The largest study of its kind suggests that those who don't eat meat are more likely to suffer bone fractures. Vegans, who shun both meat and dairy, appear to have the greatest risk relative to vegetarians and pescatarians, particularly when it comes to hip fractures, reports CNN. To keep things in context, New Scientist explains that the overall risk to vegans in the study was still pretty small, "equating to about an extra 20 bones broken per 1,000 people over 10 years." The research in BMC Medicine, which draws from a long-running study of about 65,000 people in Britain that began in the early 1990s, found that vegans suffered broken hips at about the twice the rate as meat-eaters. Vegetarians and meat-eaters also had an increased risk for broken hips, though at a smaller rate of 25%.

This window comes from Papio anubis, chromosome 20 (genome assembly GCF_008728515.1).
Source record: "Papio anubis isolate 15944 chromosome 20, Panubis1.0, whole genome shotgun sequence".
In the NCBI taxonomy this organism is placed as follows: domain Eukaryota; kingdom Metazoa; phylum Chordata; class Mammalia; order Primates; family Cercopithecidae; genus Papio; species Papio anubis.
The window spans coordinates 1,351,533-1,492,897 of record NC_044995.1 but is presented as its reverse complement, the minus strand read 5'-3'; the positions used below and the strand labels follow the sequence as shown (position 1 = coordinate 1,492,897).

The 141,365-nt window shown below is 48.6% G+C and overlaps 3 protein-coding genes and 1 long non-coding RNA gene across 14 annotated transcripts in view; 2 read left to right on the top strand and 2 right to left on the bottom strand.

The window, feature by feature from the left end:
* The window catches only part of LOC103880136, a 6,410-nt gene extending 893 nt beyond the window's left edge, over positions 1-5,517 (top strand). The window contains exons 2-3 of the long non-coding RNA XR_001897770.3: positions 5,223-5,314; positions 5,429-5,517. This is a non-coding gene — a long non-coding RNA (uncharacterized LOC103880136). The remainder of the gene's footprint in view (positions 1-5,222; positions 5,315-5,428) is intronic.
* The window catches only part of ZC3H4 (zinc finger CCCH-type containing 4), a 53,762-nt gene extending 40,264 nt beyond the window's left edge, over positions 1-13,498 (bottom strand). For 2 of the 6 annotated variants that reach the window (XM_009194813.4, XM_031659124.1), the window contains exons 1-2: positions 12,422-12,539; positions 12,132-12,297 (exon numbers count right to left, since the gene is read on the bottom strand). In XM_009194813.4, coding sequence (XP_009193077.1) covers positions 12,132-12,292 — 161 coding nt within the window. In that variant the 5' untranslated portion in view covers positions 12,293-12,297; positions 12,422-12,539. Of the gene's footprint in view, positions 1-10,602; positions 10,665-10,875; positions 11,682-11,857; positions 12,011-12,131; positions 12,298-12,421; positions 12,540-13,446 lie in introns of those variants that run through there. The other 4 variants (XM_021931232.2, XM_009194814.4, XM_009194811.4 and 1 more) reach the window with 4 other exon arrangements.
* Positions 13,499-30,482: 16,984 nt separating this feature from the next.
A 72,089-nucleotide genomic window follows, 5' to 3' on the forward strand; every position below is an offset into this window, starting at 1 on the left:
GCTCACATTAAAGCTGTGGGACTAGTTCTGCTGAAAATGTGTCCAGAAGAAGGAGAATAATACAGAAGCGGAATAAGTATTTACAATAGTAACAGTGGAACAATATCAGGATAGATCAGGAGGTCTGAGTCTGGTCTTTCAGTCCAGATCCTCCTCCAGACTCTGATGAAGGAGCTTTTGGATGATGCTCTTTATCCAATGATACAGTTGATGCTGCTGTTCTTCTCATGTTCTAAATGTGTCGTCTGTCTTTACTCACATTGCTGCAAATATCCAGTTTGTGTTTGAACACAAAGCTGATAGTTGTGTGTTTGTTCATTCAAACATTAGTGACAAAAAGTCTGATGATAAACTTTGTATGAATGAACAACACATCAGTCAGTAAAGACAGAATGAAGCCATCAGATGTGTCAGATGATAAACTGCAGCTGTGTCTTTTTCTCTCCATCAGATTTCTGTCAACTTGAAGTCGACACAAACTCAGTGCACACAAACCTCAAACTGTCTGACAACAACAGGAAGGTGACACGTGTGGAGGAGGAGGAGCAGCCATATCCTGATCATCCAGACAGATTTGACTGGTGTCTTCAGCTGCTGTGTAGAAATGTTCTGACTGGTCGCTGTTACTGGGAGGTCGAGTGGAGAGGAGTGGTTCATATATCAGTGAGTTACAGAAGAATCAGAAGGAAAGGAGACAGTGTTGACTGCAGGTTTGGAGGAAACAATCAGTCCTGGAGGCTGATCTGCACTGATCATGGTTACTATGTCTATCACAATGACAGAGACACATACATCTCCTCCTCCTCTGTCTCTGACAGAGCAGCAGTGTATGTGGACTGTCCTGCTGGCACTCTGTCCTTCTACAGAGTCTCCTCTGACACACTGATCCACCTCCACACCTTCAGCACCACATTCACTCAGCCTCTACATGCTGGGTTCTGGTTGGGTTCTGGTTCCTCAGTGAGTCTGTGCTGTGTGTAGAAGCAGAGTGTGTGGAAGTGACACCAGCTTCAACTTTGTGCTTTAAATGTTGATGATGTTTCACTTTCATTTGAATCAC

When it comes to broken bones of other kinds, vegans had a higher risk than meat-eaters there as well, but not vegetarians and fish-eaters. Some caveats: This study involves mostly white Europeans, and vegans have better options today than in the 1990s, including plant-based milks fortified with calcium. Another factor: Part of the increased risk might be chalked up to a simpler factor than the complexities of diet: Vegans and vegetarians tend to have lower BMIs than meat-eaters, which gives them less of a cushion when they fall. Researcher Tammy Hong of Oxford says at Eureka Alert that the takeaway for vegans and vegetarians is to keep an eye on their protein and calcium and supplement if necessary. She also notes that participants had an average age of 45 when the study began, adding that the risk might be higher for elderly vegans and vegetarians. (Read more vegan stories.)